In the 5 or so months I’ve been writing this blog in earnest, I’ve churned out some pretty shitty stuff. My first posts were definitely the worst—long, meandering, pointless or multi-pointed. There’s this one called “Advanced Fonzametrics”—so bad. I tried to cram 20 years of life-lessons into one 2K+ word post. There have also been some not-so-long-ago posts that seem to equally stink. I think my mom was the only person who read yesterday’s post.
I was pondering my ineptitude while reading the blogs of the luminaries in my chosen genre (personal development, I guess) last night. Many of their posts felt like they were going through the motions. I could see the author staring blankly at his or her computer, thinking, “What the hell am I going to write today? I guess I’ll write about that thing my kid does.” It got me thinking that there might not be such a wide gulf between those who are making it and those who are struggling to do so.
It’s tough for those of us who haven’t gotten into a positive feedback loop to believe that what we’re doing is worthwhile. No one is asking us to do what we’re doing. We put ourselves out there—whether we’re writers, painters, singers, entrepreneurs, activists, whatever—unsure if anyone beyond our family and friends gives a shit (and we suspect we might soon exhaust their enthusiasm).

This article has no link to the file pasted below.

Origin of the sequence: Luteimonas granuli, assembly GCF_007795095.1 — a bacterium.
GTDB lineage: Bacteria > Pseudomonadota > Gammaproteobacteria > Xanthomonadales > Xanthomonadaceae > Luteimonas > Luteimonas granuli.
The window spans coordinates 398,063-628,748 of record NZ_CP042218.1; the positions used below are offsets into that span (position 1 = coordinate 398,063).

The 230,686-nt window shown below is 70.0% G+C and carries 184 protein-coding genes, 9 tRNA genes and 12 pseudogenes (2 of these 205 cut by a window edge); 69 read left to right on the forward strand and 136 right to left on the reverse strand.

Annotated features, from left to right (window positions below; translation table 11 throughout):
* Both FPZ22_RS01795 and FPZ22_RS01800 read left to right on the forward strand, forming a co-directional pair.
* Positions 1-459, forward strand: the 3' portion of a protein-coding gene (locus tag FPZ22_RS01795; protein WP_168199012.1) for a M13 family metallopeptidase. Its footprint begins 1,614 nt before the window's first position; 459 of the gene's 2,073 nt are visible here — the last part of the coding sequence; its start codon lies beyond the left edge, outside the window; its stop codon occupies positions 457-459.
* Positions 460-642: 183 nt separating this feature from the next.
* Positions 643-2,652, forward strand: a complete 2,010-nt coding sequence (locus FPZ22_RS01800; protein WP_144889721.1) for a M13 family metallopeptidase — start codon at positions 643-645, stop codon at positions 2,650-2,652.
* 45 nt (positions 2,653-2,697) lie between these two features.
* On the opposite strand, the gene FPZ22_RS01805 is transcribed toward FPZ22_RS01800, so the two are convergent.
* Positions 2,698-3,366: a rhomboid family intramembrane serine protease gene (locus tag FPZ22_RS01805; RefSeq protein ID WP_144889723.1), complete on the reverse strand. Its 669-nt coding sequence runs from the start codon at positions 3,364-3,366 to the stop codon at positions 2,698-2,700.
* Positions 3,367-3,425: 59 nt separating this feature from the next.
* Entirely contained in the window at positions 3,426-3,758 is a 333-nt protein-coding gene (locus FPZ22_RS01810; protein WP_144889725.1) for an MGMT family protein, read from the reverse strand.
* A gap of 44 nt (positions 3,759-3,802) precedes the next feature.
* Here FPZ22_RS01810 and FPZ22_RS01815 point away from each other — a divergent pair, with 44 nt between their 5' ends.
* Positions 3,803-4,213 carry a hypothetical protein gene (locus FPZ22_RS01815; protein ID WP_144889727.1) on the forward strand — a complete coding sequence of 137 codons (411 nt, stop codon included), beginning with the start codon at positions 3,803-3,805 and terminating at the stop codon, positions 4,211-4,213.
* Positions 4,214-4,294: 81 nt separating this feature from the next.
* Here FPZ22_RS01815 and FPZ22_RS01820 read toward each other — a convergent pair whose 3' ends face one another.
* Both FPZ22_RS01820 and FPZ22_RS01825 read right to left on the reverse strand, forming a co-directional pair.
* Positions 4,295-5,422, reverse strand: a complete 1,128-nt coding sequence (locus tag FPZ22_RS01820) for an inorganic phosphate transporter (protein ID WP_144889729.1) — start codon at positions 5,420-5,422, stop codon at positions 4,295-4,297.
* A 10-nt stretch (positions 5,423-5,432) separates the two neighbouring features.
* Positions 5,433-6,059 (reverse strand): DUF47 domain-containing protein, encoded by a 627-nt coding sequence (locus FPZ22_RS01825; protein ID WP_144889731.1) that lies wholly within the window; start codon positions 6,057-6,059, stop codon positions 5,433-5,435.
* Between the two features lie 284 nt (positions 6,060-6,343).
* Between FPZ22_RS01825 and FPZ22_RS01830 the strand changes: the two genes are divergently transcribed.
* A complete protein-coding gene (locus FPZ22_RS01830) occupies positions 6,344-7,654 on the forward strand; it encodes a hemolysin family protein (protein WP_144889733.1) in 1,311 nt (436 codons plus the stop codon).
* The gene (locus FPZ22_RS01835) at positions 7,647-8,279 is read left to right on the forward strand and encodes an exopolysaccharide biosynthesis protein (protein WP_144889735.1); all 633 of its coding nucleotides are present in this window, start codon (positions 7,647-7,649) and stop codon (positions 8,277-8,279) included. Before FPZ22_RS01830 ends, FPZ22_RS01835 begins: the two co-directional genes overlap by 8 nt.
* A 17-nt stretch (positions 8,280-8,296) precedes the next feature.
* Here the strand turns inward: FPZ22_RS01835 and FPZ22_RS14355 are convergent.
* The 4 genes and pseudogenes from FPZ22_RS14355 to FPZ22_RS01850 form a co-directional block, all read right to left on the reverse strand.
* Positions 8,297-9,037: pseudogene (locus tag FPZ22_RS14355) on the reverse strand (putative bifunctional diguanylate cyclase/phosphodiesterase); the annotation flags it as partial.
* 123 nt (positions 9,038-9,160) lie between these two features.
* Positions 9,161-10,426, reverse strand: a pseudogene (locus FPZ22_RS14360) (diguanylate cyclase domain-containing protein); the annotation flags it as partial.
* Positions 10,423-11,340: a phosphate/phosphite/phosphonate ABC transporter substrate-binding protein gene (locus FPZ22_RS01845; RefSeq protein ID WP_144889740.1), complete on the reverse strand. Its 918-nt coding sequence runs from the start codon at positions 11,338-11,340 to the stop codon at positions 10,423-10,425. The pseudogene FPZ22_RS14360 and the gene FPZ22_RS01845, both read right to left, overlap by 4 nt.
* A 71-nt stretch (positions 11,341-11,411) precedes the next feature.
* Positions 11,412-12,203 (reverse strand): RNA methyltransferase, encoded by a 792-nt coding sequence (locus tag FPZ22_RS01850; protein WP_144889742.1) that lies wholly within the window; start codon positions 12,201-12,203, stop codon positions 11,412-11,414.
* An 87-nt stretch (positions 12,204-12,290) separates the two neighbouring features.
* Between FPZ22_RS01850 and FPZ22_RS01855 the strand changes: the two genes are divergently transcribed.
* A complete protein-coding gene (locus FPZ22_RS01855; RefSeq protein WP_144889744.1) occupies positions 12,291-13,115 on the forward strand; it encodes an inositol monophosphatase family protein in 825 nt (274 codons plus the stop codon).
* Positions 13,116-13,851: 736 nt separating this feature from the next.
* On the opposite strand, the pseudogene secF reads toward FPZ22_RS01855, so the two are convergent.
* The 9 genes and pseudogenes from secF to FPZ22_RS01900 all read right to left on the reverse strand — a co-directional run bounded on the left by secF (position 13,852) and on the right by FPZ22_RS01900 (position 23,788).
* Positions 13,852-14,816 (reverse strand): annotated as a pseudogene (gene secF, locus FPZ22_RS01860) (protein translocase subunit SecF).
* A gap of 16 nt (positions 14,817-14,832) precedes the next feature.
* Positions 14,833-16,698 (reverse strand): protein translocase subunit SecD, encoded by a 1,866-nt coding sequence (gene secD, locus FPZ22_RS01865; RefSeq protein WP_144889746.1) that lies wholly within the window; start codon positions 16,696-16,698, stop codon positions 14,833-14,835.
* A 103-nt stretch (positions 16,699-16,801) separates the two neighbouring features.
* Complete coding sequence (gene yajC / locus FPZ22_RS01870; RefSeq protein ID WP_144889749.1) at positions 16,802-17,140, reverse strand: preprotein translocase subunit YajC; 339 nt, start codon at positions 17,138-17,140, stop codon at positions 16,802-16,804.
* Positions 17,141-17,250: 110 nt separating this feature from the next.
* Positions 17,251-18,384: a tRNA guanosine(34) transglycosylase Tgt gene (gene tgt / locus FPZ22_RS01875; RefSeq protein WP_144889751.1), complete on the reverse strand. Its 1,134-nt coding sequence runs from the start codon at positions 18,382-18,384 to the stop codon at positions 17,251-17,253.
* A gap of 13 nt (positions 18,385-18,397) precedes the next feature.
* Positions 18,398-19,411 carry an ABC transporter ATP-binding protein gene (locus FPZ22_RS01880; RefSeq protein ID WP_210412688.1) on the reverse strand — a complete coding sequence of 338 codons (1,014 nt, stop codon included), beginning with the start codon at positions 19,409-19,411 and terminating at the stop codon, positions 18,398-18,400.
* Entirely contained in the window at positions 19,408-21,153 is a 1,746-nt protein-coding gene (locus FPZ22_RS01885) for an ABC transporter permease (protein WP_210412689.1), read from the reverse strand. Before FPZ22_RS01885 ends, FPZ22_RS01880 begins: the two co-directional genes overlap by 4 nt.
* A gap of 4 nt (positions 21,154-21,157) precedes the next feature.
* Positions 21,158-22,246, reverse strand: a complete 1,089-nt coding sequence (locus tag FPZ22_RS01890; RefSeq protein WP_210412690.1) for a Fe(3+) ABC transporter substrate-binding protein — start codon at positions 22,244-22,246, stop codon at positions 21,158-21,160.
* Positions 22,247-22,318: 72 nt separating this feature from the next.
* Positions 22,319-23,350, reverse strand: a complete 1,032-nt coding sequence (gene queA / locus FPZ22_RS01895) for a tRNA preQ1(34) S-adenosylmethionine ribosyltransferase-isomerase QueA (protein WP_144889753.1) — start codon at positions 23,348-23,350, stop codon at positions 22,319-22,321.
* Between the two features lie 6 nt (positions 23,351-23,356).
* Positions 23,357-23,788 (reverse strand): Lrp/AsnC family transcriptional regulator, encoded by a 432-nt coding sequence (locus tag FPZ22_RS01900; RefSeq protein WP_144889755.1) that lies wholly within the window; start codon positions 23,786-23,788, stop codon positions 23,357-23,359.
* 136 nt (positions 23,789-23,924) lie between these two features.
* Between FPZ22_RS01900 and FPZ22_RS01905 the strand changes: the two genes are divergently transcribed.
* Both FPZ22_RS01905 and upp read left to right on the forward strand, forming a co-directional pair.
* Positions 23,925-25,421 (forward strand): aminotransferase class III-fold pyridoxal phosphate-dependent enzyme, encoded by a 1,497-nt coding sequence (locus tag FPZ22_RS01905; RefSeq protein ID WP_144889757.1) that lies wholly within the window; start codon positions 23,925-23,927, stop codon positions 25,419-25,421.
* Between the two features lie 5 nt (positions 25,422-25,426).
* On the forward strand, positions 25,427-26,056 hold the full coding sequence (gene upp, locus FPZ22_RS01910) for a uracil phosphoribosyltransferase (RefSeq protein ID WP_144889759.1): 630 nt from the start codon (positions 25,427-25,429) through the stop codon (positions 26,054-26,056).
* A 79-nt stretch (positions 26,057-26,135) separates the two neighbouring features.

We wonder how we can be more like “successful” people. How do we crack the code?
Sometimes there is a code. There is such a thing as skill. For example, I’ve written posts that resonate with readers more than others; I can try to figure out what qualities people respond to and imbue future writing with similar attributes. But I would never learn these things if I hadn’t put out some pretty crappy stuff first. In other words, the “code” might just be a willingness to put ourselves out into the world consistently.
It makes me think of Adam Sandler. There were a few years when you couldn’t take a piss without seeing his movies. Yet I never thought he was very funny. Happy Gilmore, The Waterboy, Little Nicky—Sandler was an inanity machine. But the guy put himself out there. He wasn’t deterred by my criticism. If I didn’t like his movies, I didn’t have to watch them.
So in the spirit of Adam Sandler, I’m going to keep writing shitty blog-posts. I might even make a shitty video or two. I’m going to promote myself in ways that might be disproportionate to my talents.
It’s not my intention to churn out shitty writing or related media products. I have no desire to waste my time or yours. I want inner peace to flow from my words to your heart. Seriously. But in the process, I might miss the mark. My apologies in advance. I genuinely appreciate your support and hope you enjoy what I write.